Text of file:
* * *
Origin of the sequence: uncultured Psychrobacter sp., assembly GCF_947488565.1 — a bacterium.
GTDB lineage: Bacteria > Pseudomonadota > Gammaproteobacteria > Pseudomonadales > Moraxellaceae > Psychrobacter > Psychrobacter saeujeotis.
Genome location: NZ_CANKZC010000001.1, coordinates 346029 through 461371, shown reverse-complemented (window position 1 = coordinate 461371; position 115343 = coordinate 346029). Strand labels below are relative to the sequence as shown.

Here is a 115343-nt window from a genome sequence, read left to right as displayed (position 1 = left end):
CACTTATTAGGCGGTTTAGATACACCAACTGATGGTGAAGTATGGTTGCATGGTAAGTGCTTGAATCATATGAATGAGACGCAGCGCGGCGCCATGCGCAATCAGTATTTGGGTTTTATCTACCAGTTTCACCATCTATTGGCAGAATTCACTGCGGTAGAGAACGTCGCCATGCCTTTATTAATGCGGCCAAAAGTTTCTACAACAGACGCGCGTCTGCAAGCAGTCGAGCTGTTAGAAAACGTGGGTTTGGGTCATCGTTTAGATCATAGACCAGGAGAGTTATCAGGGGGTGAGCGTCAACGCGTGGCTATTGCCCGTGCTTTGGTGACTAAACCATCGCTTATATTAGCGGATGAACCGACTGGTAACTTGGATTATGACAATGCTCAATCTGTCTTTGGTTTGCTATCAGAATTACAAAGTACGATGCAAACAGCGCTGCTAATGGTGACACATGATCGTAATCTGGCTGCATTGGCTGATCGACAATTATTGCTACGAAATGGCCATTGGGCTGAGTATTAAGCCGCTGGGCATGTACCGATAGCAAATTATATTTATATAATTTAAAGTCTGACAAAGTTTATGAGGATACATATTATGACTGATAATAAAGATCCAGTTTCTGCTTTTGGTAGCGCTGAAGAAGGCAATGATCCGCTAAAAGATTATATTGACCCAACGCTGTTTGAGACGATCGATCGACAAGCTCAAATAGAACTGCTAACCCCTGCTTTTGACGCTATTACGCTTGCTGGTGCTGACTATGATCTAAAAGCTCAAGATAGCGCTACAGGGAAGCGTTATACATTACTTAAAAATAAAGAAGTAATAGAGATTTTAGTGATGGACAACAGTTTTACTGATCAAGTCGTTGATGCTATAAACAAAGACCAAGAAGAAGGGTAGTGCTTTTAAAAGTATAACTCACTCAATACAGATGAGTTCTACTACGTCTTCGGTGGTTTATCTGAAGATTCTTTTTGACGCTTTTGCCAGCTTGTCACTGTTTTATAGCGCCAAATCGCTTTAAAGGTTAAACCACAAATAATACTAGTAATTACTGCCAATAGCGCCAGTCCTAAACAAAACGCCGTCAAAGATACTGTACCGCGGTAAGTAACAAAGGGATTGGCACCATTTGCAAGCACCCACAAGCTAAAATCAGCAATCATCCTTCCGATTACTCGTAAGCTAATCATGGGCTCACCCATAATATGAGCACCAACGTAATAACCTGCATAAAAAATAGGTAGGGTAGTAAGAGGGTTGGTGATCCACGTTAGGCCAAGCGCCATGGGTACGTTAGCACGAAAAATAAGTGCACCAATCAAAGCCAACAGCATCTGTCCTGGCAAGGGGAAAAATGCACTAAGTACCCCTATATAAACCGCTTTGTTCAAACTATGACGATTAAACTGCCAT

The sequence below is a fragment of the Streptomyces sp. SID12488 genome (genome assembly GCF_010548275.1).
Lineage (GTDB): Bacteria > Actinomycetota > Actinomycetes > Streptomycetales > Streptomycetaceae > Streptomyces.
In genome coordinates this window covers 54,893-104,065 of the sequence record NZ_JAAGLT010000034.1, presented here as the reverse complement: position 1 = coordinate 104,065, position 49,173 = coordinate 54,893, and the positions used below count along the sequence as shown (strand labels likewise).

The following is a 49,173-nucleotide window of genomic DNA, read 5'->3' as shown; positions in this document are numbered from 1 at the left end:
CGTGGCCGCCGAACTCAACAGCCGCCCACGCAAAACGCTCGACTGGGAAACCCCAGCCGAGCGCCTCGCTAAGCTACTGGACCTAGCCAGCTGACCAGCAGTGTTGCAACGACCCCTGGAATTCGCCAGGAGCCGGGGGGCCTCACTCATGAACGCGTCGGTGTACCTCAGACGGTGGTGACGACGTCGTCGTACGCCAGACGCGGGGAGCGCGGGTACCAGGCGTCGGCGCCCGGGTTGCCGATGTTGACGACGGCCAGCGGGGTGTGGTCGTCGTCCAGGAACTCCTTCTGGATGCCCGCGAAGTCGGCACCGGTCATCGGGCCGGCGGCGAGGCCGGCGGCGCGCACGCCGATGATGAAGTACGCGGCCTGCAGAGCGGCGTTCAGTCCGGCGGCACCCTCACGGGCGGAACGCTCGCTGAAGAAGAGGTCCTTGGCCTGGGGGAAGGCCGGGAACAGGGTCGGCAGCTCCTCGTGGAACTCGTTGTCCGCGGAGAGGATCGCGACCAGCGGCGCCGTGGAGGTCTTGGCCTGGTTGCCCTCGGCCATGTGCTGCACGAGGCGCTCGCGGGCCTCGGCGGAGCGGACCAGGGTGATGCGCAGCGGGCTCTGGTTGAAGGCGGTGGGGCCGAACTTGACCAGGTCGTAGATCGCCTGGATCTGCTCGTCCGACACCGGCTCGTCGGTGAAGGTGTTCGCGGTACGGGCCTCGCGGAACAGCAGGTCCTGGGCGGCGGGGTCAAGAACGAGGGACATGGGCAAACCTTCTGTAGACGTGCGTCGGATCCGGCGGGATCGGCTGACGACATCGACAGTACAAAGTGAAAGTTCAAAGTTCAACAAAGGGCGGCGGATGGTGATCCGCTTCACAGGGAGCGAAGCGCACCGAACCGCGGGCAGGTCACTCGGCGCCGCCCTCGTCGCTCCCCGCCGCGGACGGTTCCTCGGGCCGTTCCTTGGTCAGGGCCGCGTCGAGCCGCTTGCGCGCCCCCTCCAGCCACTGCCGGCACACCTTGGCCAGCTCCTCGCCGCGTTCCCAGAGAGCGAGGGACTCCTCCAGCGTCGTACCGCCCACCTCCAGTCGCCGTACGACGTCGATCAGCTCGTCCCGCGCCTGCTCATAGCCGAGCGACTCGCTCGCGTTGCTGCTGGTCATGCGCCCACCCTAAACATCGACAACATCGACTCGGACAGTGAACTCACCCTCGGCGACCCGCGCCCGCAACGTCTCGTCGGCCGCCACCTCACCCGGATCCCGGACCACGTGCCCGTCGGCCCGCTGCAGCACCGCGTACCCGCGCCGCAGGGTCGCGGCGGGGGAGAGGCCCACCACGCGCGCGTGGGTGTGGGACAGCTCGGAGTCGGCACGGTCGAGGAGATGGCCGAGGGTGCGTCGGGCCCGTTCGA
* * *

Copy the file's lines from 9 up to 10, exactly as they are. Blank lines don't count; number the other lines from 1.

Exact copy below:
The following is a 49,173-nucleotide window of genomic DNA, read 5'->3' as shown; positions in this document are numbered from 1 at the left end:
CGTGGCCGCCGAACTCAACAGCCGCCCACGCAAAACGCTCGACTGGGAAACCCCAGCCGAGCGCCTCGCTAAGCTACTGGACCTAGCCAGCTGACCAGCAGTGTTGCAACGACCCCTGGAATTCGCCAGGAGCCGGGGGGCCTCACTCATGAACGCGTCGGTGTACCTCAGACGGTGGTGACGACGTCGTCGTACGCCAGACGCGGGGAGCGCGGGTACCAGGCGTCGGCGCCCGGGTTGCCGATGTTGACGACGGCCAGCGGGGTGTGGTCGTCGTCCAGGAACTCCTTCTGGATGCCCGCGAAGTCGGCACCGGTCATCGGGCCGGCGGCGAGGCCGGCGGCGCGCACGCCGATGATGAAGTACGCGGCCTGCAGAGCGGCGTTCAGTCCGGCGGCACCCTCACGGGCGGAACGCTCGCTGAAGAAGAGGTCCTTGGCCTGGGGGAAGGCCGGGAACAGGGTCGGCAGCTCCTCGTGGAACTCGTTGTCCGCGGAGAGGATCGCGACCAGCGGCGCCGTGGAGGTCTTGGCCTGGTTGCCCTCGGCCATGTGCTGCACGAGGCGCTCGCGGGCCTCGGCGGAGCGGACCAGGGTGATGCGCAGCGGGCTCTGGTTGAAGGCGGTGGGGCCGAACTTGACCAGGTCGTAGATCGCCTGGATCTGCTCGTCCGACACCGGCTCGTCGGTGAAGGTGTTCGCGGTACGGGCCTCGCGGAACAGCAGGTCCTGGGCGGCGGGGTCAAGAACGAGGGACATGGGCAAACCTTCTGTAGACGTGCGTCGGATCCGGCGGGATCGGCTGACGACATCGACAGTACAAAGTGAAAGTTCAAAGTTCAACAAAGGGCGGCGGATGGTGATCCGCTTCACAGGGAGCGAAGCGCACCGAACCGCGGGCAGGTCACTCGGCGCCGCCCTCGTCGCTCCCCGCCGCGGACGGTTCCTCGGGCCGTTCCTTGGTCAGGGCCGCGTCGAGCCGCTTGCGCGCCCCCTCCAGCCACTGCCGGCACACCTTGGCCAGCTCCTCGCCGCGTTCCCAGAGAGCGAGGGACTCCTCCAGCGTCGTACCGCCCACCTCCAGTCGCCGTACGACGTCGATCAGCTCGTCCCGCGCCTGCTCATAGCCGAGCGACTCGCTCGCGTTGCTGCTGGTCATGCGCCCACCCTAAACATCGACAACATCGACTCGGACAGTGAACTCACCCTCGGCGACCCGCGCCCGCAACGTCTCGTCGGCCGCCACCTCACCCGGATCCCGGACCACGTGCCCGTCGGCCCGCTGCAGCACCGCGTACCCGCGCCGCAGGGTCGCGGCGGGGGAGAGGCCCACCACGCGCGCGTGGGTGTGGGACAGCTCGGAGTCGGCACGGTCGAGGAGATGGCCGAGGGTGCGTCGGGCCCGTTCGA